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Mortgage application - affordability criteria a problem - best approach?

(26 Posts)
Wiifitmama Tue 05-Jan-16 20:06:38

We are moving. We have almost fully paid off our current mortgage which is with our bank (First Direct). We applied for a new mortgage with them for our new property. We are asking to borrow £270K on a property purchase of 1.2M. After a gruelling total of 5 hours on the phone, they have come back saying they can only offer us £217K which is just not enough for us. This is all based on "affordability". They are totally not interested in the fact that we are borrowing such a small proportion of the purchase price, they are refusing to look at income from my new business as it has not been running long enough, they are not taking into account that we have had a mortgage with them for our whole adult lives and have never defaulted and now paid it off.

So, we need to apply with someone else. We thought sticking with First Direct would be an advantage but obviously not. What is our best approach? A broker? Or are there other lenders who are known to think outside the box a little more?

raisin3cookies Tue 05-Jan-16 20:09:23

I have had a good experience with my broker, but definitely fin one via word of mouth.

Wiifitmama Tue 05-Jan-16 20:17:39

So how does a broker work? Do they do all the stuff the bank did - the endless questions etc and then recommend which company to go for?

Normandy144 Tue 05-Jan-16 20:31:56

We recently had the rug pulled from under us with HSBC in a similar fashion (first direct are a division of HSBC) and when we went with a broker he said he gets on average 3-4 cases a month referred to him where clients have been let down by HSBC. They gave us a decision in principle and then cheerfully offered us £40k less when we made the official application. Like you, it just didn't work for us and they helpfully suggested we would just need to increase our deposit. Sadly I don't have a further £40k hiding down the back of the sofa.

Completely deflated and thinking we would have to pull out of the sale we used the broker recommended by our estate agent and he identified Natwest as being our best bet. He took a lot of hassle out of the process and we got our offer last month.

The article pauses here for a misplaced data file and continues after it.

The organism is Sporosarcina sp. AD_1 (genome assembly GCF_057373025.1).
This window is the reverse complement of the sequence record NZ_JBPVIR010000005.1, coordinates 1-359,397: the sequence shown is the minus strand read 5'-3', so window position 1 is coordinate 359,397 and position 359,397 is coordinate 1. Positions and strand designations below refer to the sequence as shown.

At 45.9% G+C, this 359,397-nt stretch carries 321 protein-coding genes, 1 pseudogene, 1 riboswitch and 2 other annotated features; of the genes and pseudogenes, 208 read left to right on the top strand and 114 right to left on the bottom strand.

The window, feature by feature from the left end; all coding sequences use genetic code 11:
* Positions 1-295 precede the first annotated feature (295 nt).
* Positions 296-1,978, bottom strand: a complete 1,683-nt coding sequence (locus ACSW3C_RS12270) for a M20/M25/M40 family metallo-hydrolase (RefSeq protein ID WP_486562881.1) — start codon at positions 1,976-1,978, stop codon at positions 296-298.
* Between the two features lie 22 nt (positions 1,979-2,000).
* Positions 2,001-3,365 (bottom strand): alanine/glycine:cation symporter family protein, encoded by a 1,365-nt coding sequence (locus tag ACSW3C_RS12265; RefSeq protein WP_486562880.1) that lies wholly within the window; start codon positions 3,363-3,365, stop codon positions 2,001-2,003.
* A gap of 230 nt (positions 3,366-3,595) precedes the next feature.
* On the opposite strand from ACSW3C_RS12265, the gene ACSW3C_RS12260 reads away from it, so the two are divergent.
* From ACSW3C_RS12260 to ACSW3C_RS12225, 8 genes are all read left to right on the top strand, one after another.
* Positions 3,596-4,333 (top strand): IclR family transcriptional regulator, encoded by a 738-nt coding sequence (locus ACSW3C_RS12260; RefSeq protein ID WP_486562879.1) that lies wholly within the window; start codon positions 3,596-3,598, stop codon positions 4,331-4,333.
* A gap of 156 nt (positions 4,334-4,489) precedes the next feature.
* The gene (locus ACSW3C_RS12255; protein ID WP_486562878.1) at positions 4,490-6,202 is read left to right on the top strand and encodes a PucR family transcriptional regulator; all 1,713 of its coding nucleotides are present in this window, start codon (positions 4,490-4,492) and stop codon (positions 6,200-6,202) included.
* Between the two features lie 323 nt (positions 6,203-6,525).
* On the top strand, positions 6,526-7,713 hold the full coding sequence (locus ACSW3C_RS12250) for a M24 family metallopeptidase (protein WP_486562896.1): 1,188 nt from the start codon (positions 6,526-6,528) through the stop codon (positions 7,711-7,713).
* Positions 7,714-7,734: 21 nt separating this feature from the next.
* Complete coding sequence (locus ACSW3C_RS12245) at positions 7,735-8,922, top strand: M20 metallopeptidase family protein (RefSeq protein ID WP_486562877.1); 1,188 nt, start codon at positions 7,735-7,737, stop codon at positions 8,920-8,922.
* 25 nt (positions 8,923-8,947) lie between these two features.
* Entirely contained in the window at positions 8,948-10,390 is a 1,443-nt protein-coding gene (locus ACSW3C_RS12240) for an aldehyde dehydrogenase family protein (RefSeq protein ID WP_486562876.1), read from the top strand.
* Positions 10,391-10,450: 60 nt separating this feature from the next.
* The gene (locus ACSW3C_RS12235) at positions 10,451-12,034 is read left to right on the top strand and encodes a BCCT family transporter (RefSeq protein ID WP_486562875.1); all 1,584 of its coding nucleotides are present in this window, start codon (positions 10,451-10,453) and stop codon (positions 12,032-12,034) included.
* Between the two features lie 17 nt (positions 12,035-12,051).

I would recommend using a broker and if you can, one that has been recommended. FWIW Natwest have been very flexible with us - I'm about to go on maternity leave and my partner has a slightly untraditional set up with his employer but they haven't been problems for Natwest. The other bonus is that they don't take into account childcare costs.

Good luck.

Bearbehind Tue 05-Jan-16 20:47:41

Brokers basically look at your financial position and decide which lenders are the most appropriate for you so yes, they do ask the same questions a potential lender will.

Given you already have one credit check on your file from this application then it wouldn't be a good idea to just take a shot in the dark by applying direct to another lender yourselves.

You will struggle with your self employed income if the business is very new if that is your only source of income though.

The amount of equity in your property isn't a huge factor in assessing what a bank is willing to lend you as that could only be recovered in the event of repossession and that's not what they want to happen.

They lend money based on your ability to pay back what you borrowed without having to sell the property- they can't lend you money if you don't meet their criteria to repay it without selling the property.

Wiifitmama Tue 05-Jan-16 20:49:44

Normandy - that is really really helpful, thank you! My this going to ask his financial advisor for a mortgage broker recommendation tomorrow and we will go that route. Hopefully they can come up with a lender with much more common sense! We are such low risk borrowers.

grumpysquash2 Tue 05-Jan-16 20:56:09

A good broker will know the ins and outs of many different mortgages and also should be 'whole of market' which means not tied to any specific bank or building society.

You could also have a look at MoneySupermarket Mortgage Calculator, not sure how useful it is in a complex situation though.

We have ours with The Coventry - they were prepared to lend us nearly 4x joint last time we moved [even though we would have totally struggled to pay it back]. Also less than 50% loan to value, so low risk.

If you are anywhere near Cambridge, I can recommend a broker. She charges a fee, but if you end up taking a product through her she gets commission from the bank and refunds the fee.

Wiifitmama Tue 05-Jan-16 20:57:37

Sadly nowhere near Cambridge. We are in London, but thanks.

anotherbloodycyclist Tue 05-Jan-16 21:24:39

Try London and Country brokers, they charge the lenders a fee so free to you and they got us a mortgage years ago when we were struggling to get one (was near 5x income for a redevelopment). We were low risk as we had a lot of equity in the property (merging flats into one house, so had almost paid off the mortgage on one flat and wanted to buy the other), but several lenders turned us down. They were great.